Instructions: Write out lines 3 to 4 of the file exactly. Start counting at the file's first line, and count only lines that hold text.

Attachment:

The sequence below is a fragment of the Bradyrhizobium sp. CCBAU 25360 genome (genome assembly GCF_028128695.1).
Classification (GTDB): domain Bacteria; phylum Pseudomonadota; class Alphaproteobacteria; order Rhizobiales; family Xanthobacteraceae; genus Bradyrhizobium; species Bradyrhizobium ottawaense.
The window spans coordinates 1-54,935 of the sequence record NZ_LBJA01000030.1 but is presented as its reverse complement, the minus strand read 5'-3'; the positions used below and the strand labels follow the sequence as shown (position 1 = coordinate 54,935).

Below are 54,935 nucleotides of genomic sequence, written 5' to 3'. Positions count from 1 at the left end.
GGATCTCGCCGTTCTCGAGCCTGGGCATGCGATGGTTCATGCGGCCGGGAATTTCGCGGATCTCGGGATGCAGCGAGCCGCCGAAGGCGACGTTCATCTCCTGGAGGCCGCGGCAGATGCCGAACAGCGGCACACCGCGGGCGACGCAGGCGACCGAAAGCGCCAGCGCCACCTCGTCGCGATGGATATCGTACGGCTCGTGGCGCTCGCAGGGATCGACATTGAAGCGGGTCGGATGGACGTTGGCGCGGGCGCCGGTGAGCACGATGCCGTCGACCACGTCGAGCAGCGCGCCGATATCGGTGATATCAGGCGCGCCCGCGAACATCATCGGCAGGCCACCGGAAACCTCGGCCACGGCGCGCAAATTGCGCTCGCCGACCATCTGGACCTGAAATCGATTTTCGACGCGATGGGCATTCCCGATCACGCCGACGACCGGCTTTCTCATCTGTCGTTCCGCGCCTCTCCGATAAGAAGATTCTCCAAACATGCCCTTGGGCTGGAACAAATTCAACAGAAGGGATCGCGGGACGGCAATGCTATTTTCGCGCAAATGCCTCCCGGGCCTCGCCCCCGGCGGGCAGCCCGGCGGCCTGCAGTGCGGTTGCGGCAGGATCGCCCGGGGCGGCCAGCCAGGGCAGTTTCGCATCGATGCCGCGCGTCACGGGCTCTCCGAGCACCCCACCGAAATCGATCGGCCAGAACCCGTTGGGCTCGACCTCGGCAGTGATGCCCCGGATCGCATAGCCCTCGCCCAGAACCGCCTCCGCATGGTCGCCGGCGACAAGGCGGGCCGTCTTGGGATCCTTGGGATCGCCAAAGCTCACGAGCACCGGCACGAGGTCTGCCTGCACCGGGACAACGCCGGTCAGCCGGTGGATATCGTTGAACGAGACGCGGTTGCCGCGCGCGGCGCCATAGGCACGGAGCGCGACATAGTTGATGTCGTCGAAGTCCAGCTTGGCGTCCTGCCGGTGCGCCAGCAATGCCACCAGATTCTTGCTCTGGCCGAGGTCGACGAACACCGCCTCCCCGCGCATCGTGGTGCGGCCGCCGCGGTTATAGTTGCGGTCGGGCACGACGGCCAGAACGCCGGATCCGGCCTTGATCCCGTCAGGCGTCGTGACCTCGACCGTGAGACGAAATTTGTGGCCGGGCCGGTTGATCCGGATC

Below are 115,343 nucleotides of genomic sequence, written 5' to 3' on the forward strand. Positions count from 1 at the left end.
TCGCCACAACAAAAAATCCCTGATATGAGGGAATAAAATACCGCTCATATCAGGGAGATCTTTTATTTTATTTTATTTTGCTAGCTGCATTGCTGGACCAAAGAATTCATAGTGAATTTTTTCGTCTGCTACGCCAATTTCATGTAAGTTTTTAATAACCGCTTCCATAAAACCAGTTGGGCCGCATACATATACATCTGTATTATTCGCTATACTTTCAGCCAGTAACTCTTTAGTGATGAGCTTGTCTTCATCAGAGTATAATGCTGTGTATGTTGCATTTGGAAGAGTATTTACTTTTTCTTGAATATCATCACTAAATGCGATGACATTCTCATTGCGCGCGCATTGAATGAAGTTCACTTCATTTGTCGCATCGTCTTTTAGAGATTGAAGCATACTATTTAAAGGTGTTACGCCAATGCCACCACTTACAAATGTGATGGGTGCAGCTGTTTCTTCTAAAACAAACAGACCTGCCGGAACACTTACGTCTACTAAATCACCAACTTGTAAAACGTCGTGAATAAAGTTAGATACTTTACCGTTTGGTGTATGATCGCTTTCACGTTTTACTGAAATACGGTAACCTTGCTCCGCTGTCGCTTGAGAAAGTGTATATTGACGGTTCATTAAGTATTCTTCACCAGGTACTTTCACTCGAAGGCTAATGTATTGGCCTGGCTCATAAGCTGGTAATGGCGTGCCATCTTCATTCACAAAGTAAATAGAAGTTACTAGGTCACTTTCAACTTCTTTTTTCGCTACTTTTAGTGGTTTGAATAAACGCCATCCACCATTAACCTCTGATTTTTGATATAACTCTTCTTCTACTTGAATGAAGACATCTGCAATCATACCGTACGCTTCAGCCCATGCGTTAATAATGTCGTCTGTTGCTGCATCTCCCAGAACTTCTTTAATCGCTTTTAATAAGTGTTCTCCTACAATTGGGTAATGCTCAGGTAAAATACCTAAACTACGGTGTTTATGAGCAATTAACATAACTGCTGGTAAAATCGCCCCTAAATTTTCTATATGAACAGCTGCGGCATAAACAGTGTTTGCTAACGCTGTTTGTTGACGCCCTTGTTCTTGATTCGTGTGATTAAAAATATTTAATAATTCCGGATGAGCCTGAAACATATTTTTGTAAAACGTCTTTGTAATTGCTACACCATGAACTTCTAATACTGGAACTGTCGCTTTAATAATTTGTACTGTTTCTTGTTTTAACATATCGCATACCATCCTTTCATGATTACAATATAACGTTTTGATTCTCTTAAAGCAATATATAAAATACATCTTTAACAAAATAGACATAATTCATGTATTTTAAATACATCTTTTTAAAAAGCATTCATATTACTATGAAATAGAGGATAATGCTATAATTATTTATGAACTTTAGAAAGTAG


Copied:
The window spans coordinates 1-54,935 of the sequence record NZ_LBJA01000030.1 but is presented as its reverse complement, the minus strand read 5'-3'; the positions used below and the strand labels follow the sequence as shown (position 1 = coordinate 54,935).

Below are 54,935 nucleotides of genomic sequence, written 5' to 3'. Positions count from 1 at the left end.